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Scientists Are Looking to Poop to Save Blue Whales

This feces is one-of-a-kind.

It turns out that poop could be what saves whales once and for all.

According to the Guardian, a seven-week study of blue whale poop in the Antarctic hopes to prove that the whales are irreplaceable for the ecosystem and therefore must be protected.

Yes, everyone poops. But not everyone's poop is as special as whale poop.

"Conservation campaigns are usually focused on [the whales'] beauty, but that doesn't convince everyone," marine biogeochemist Lavenia Ratnarajah said, per the Guardian. "If we can show how much these animals contribute to the functions of the ocean, then it will be easier to save them."

As Azula previously reported, whale poop does serve the sea in a few ways. For one, their feces is rich in iron. That, in turn, attracts phytoplankton, which is one of the key building blocks of the food chain.

Azula also noted that whale poop redistributes nutrients from deeper in the water column to the surface, especially from deep-diving sperm whales.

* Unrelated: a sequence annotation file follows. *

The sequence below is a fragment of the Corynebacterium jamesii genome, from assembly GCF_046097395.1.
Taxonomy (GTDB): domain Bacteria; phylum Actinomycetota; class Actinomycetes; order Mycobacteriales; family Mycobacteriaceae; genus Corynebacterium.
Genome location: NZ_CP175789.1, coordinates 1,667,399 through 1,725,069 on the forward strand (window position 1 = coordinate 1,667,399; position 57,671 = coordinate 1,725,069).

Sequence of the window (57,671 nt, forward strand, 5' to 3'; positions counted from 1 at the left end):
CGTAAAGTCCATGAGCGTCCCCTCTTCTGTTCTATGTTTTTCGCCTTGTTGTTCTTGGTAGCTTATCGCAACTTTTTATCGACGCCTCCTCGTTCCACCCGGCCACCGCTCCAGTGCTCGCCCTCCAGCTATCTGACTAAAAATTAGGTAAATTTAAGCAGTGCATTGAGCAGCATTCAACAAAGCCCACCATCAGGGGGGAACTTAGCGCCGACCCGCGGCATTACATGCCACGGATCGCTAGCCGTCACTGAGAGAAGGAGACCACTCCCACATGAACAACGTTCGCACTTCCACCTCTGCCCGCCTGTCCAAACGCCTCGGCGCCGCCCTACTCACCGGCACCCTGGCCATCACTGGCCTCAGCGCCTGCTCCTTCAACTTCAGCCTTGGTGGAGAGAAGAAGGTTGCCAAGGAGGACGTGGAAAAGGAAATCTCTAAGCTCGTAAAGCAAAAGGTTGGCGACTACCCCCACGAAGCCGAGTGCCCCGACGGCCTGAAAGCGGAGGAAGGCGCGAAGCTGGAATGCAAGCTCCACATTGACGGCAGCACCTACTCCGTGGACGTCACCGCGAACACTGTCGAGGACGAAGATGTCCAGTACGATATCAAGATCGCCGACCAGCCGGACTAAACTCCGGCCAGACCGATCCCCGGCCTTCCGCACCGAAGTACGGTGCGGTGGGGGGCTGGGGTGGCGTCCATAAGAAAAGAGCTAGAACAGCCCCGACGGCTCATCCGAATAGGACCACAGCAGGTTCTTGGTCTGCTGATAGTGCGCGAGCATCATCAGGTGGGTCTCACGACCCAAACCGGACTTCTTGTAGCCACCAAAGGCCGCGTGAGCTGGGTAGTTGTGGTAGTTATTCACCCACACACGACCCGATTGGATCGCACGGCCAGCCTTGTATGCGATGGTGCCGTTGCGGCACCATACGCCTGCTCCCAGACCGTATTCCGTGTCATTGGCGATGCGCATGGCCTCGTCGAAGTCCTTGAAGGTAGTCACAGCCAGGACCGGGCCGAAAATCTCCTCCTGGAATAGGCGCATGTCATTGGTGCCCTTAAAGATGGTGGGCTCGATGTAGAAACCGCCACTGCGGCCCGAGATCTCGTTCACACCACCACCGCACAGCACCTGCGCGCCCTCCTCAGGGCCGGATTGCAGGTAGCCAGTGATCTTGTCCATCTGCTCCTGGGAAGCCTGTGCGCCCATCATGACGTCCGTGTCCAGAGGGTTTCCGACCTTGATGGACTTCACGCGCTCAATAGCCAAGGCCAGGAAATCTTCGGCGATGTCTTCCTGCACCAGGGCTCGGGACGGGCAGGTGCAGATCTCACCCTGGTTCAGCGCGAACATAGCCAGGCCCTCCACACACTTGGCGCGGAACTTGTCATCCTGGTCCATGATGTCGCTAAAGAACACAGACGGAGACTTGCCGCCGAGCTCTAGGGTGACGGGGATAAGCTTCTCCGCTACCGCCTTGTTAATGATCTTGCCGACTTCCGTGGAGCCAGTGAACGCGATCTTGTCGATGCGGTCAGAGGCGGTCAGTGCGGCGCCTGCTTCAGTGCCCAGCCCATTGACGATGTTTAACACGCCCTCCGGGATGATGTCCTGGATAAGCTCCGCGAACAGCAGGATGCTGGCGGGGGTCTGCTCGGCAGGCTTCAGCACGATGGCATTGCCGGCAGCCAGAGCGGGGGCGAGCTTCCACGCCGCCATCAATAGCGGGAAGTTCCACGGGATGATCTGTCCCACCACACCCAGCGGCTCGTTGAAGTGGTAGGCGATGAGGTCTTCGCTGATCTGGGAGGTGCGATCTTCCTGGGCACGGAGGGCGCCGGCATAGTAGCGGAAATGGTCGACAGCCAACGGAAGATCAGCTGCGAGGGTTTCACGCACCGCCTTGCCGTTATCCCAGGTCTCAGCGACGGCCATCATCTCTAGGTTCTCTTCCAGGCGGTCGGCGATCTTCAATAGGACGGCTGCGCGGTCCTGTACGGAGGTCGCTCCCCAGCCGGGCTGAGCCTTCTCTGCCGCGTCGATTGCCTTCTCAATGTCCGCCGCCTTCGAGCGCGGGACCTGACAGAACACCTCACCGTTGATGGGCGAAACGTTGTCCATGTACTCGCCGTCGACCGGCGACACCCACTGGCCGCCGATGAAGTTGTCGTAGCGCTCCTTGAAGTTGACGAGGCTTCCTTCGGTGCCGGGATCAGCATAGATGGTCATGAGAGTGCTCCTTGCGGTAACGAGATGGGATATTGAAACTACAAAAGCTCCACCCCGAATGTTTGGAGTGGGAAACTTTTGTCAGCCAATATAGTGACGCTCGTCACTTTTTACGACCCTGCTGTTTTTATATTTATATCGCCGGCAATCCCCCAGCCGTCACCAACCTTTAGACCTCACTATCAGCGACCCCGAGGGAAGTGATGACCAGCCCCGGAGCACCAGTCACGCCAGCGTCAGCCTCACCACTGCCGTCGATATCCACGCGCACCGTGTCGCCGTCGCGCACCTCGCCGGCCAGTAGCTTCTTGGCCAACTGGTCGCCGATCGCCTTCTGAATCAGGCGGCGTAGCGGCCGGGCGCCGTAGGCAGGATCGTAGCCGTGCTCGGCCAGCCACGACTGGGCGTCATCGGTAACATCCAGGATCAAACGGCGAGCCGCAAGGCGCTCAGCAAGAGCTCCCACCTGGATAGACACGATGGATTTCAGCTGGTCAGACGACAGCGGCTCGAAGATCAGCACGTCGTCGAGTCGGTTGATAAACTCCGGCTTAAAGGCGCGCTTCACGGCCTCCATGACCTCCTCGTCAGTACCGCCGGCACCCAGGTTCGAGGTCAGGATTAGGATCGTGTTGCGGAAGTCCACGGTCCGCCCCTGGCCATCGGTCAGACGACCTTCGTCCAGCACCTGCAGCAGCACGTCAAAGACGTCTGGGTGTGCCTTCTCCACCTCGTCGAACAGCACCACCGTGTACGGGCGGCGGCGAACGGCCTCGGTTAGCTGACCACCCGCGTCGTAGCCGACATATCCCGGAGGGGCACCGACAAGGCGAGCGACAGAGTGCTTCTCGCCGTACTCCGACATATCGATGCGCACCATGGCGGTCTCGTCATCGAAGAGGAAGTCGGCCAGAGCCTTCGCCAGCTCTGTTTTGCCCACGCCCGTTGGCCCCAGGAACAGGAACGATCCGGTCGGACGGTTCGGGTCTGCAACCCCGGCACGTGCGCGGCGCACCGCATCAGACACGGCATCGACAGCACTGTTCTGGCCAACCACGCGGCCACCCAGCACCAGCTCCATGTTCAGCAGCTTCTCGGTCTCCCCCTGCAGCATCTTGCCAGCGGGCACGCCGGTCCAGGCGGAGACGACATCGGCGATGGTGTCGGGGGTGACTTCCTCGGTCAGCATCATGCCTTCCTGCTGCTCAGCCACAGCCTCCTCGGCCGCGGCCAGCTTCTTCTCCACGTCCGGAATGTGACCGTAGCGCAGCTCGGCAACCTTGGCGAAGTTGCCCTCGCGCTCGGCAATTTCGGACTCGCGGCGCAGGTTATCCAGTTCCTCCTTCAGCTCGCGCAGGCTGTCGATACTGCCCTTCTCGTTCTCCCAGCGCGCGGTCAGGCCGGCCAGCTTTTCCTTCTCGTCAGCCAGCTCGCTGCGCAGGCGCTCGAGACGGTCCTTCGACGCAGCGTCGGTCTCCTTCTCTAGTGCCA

But the team of scientists have narrowed in on blue whale poop in particular.

They believe they can make a case for blue whale feces helping the environment in ways no other animal poop can.


That's because, in the polar ecosystem, whales are one of the only creatures who poop in the sea. The Guardian reported that other major species like penguins and seals defecate on the ice.

So they're helping NO ONE with their poop.


The scientists plan to take poop samples via drone and study the feces' impact on the ecosystem and climate. The remote acquiring process is so that no one has to get too close to the goopy orange mess.

"You don't want to fall into it. It's liquid and smells awful," Ratnarajah told the Guardian.

Fortunately for everyone, whale poop is way prettier from the sky anyway.


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